I like this question as it is a straightforward way to get teams to start thinking more specifically about user scenarios and the task flow for using the product. The business developer and I also emphasized favouring simple over complex solutions and defining how our product will differ from current possible solutions to solve user problems. What the team agreed on for product goals was “being easy to use for patients and the elderly” and “prioritizing quality social connections over substanceless social media connections.”
The team now found it easier to prioritize features over others that would have the greatest benefit for the users. We were making remarkable progress laying out the digital service, prioritizing a simple mobile interface that suggests social activities for patients to attend at the facility based on their interests and simplifying the tasks for healthcare workers to help patients be socially active.
Refining the “Vision” to a Workable Solution
Learning about the user never ends. I asked additional questions of the doctor on the day-to-day activities of patients and staff to layout design parameters. With my background in general software structures and AI knowledge, I was able to advise on how software automation could be applied in combination with UX design to achieve the product goals that we laid out.
My role now is to help the team further refine the ideas in order to make a prototype. During the team discussion, I asked additional clarification questions on terms the team used to describe the product functionality and offer product working definitions so we all can be on the same page.
I then did a high-level user journey and task analysis of the current product use cases to spot out user potential pain points. For the pain points, I drew screenshots of ways to resolve those issues.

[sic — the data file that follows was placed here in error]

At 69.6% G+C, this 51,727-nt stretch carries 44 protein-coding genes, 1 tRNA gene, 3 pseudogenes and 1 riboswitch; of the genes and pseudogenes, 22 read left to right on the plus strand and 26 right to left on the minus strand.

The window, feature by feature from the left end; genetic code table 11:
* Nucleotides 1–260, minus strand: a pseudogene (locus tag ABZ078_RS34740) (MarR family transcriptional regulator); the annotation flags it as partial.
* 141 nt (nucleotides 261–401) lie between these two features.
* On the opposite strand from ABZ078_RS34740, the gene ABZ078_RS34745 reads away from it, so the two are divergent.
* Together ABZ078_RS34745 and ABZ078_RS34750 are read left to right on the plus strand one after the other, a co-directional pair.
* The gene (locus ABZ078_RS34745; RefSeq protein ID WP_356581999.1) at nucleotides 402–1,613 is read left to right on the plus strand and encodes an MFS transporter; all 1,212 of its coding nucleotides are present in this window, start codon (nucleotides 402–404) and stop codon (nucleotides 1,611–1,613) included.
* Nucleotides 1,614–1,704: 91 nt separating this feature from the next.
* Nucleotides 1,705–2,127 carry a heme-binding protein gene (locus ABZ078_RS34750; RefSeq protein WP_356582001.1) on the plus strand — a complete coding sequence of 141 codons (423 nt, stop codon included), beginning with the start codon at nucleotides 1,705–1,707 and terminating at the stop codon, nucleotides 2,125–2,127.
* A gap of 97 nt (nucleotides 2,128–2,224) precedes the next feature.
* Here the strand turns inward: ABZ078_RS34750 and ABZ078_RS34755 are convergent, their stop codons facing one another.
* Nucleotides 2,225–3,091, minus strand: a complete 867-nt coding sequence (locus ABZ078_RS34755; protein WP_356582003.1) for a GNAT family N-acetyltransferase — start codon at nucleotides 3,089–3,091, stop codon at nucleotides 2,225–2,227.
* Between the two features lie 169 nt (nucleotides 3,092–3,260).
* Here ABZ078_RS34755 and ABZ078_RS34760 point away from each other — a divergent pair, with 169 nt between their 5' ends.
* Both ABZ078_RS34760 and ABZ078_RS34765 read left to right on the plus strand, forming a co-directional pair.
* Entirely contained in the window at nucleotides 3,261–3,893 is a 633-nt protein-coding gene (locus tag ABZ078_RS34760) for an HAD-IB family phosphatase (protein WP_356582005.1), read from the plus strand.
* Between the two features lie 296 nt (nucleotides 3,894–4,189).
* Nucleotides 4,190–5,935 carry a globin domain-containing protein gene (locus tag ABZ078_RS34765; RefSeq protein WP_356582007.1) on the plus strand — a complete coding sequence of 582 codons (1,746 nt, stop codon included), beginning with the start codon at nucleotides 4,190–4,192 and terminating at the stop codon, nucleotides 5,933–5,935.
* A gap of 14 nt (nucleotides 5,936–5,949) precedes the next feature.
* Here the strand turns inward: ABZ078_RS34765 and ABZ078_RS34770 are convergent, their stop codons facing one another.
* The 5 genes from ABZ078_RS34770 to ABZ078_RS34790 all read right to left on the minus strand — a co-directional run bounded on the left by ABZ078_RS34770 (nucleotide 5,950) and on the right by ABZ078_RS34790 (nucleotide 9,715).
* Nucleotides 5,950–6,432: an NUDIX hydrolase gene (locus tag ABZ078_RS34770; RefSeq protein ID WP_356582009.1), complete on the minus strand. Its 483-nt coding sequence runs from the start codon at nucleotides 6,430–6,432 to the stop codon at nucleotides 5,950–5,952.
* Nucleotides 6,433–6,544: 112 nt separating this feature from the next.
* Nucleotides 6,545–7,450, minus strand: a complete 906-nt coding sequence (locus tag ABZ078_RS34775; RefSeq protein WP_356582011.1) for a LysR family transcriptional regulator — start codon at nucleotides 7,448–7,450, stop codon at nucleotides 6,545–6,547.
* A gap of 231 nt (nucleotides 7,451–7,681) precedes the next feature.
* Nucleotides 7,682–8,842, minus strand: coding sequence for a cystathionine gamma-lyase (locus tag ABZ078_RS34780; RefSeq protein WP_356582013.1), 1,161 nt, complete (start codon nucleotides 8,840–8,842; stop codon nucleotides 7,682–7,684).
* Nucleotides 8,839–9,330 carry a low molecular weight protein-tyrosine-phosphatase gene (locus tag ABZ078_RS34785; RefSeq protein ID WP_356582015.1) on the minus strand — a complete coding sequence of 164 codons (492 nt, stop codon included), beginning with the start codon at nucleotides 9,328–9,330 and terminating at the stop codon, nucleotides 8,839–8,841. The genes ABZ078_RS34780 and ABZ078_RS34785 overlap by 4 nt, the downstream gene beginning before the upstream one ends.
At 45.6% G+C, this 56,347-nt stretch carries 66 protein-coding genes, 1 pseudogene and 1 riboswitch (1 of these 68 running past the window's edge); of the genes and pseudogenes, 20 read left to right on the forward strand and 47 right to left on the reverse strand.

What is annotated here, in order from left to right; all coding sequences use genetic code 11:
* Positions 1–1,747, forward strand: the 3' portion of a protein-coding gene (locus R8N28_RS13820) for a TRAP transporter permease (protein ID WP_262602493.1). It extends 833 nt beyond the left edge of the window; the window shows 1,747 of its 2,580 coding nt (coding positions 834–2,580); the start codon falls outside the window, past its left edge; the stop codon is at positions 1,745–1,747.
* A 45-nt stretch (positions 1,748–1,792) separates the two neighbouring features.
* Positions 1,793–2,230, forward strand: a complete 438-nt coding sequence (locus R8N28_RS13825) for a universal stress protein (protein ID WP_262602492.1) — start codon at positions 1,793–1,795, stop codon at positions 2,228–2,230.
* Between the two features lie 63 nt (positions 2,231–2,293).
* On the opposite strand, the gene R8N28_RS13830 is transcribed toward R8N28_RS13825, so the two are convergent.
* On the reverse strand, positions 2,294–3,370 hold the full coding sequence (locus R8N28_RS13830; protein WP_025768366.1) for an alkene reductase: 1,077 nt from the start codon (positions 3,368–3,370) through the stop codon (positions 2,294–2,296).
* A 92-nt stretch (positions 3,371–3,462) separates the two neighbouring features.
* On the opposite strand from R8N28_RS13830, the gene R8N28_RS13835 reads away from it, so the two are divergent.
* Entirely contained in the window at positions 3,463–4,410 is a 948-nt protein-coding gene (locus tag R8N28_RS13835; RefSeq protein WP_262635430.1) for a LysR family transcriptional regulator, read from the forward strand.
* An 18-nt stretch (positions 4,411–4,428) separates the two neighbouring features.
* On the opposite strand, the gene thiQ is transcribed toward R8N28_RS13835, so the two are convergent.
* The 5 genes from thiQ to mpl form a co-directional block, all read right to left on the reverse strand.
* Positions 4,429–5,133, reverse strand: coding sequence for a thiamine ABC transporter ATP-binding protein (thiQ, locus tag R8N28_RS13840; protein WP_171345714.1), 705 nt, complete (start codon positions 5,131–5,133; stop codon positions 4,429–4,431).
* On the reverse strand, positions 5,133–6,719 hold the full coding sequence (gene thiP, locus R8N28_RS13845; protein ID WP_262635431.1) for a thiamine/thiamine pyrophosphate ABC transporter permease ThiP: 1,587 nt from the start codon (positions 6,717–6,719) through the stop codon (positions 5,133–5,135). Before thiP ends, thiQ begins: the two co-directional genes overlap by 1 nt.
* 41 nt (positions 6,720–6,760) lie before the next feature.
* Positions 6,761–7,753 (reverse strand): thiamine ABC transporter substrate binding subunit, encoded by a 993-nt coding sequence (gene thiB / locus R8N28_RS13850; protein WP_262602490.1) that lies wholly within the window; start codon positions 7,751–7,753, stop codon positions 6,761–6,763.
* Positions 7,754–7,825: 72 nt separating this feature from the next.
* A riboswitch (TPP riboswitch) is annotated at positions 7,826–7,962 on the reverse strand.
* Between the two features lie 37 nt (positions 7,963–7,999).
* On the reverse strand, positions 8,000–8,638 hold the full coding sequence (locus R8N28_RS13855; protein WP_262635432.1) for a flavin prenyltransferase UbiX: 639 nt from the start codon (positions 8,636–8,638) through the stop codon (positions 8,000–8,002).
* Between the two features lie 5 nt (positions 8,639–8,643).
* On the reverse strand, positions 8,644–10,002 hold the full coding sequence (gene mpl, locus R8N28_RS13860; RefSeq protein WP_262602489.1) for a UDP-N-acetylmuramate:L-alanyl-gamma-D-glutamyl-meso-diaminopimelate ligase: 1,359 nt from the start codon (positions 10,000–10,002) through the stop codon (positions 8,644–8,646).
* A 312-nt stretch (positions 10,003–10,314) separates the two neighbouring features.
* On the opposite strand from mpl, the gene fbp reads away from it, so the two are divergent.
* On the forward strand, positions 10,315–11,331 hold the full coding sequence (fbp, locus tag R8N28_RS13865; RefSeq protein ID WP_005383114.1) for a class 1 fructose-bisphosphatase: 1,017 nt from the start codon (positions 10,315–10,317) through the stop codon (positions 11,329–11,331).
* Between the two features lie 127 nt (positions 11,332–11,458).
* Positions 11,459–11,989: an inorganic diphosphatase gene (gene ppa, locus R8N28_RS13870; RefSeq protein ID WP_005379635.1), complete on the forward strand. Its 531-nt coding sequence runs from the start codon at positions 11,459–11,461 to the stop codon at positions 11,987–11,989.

The developer and I drafted the final wireframe on a whiteboard we found. We now were able to work on the final prototype that we presented to the judges at the end.
UX Design Guidelines
These are the design guidelines that I listed out with the team’s consensus to be used for creating the final design.
- Large fonts, buttons
- High contrast colour for visual support
- Considerable spacing
- Minimum text input
- Limited complexity
- Minimized number of steps for patients
- Minimum animations
We were able to present a fleshed-out product concept that the judges saw strong viability for the digital service we pitched and awarded our team with the prizes CHEO Pilot Opportunity and AGEWELL Showcase winner.
A major lesson I have taken away from this hackathon was how ideation strategies help you effectively communicate with your team and offer a clear sense of direction when the task at hand can seem overwhelming.
“I really enjoyed working with such a talented team. Our team’s collaborative ability to combine our different skill-sets and knowledge really made the project strong. Being able to make a user-centric focused working prototype within a weekend was a valuable experience.”
Judy Chang, Front-end Developer